A tall, athletic quarterback with a strong arm and able to make plays with his feet. Those are the words some would use to describe former Penn State quarterback Robert Bolden. However, if you were to ask a LSU fan who heard that description, only one person comes to mind: Jordan Jefferson.

Not surprisingly, there was a collective groan out of Baton Rouge when news first broke that Robert Bolden had interest in LSU. For the first time in four years, LSU does not have to deal with a quarterback quagmire involving Jordan Jefferson or Jarrett Lee. It is supposed to be a brand new day, with a brand new quarterback named Zach Mettenberger.

Bringing in another quarterback from a high profile school immediately makes you think that he will compete for starting time. At the very least, he has a different skill set than Mettenberger, so they might share the position. That just sounds too much like the past four years for people to welcome this thought.

As a LSU fan, I didn’t know what to think when I first heard the news. I only watched a handful of games in which Bolden played and even then I remember him in a quarterback platoon at Penn State, again something I often associate with Jefferson. In doing a little research on Bolden, the first thing I find is this comparison.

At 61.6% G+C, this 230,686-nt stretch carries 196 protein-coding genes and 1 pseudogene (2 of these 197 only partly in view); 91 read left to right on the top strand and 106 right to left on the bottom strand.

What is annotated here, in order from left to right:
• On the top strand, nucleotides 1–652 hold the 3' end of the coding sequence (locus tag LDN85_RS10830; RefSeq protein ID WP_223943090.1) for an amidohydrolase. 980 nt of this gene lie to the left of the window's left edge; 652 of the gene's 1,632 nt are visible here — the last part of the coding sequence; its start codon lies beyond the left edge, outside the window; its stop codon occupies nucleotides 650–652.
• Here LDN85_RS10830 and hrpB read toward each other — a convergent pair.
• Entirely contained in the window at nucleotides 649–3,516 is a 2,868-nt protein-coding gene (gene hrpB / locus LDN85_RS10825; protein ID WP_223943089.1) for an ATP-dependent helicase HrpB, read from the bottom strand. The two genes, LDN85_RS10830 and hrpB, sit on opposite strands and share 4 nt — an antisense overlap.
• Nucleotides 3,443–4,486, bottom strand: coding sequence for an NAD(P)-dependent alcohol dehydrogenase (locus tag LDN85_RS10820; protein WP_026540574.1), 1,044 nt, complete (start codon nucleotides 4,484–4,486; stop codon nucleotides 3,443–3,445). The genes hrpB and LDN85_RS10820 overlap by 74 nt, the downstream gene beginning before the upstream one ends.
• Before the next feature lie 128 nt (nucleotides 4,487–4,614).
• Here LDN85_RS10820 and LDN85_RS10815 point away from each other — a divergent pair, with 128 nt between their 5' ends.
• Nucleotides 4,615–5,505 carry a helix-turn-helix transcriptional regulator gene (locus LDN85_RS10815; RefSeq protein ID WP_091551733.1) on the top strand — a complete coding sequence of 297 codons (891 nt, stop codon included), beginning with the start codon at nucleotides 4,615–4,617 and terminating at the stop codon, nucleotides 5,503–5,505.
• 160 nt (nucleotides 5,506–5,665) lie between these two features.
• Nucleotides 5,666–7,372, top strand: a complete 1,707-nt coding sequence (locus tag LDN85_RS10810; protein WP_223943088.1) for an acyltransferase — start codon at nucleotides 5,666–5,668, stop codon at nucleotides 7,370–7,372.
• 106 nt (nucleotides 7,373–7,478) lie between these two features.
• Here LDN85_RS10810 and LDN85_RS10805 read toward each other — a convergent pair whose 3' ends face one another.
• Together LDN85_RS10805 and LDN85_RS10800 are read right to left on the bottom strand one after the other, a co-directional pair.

As much as I hate the idea of a quarterback platoon or a return to the read option offense (I absolutely hate it), I was in favor of the move for one reason: depth at the quarterback position. While I believe Zach Mettenberger is the answer to a lot of LSU’s offensive woes, there are only two quarterbacks behind him, both redshirt freshmen. If the unthinkable happens to Mettenberger, LSU is right back in 2008 with a QB that isn’t ready at the most important position.

Stephen Rivers or Jerrod Randle may become competent SEC quarterbacks, but they are not ready to be thrown into their first meaningful game this soon. As underwhelming as Bolden’s career has been to this point, he has 20 games of experience. That is valued experience at the backup position.

From that position, this is the move LSU has to make. They are in a position to win a title and cannot afford an injury to derail the season. If Mettenberger gets injured at a crucial point in a make or break game, who do you want going into the game: a redshirt freshman with no experience to handle the situation or a veteran that has played in some big spots? This is the right move for LSU, one that could have a huge impact on the season.

What do you think of Bolden? Should LSU make a move for him? Also, be sure to stay tuned for more articles from E Chad Metz, who will be posting about the SEC throughout the collegiate football season.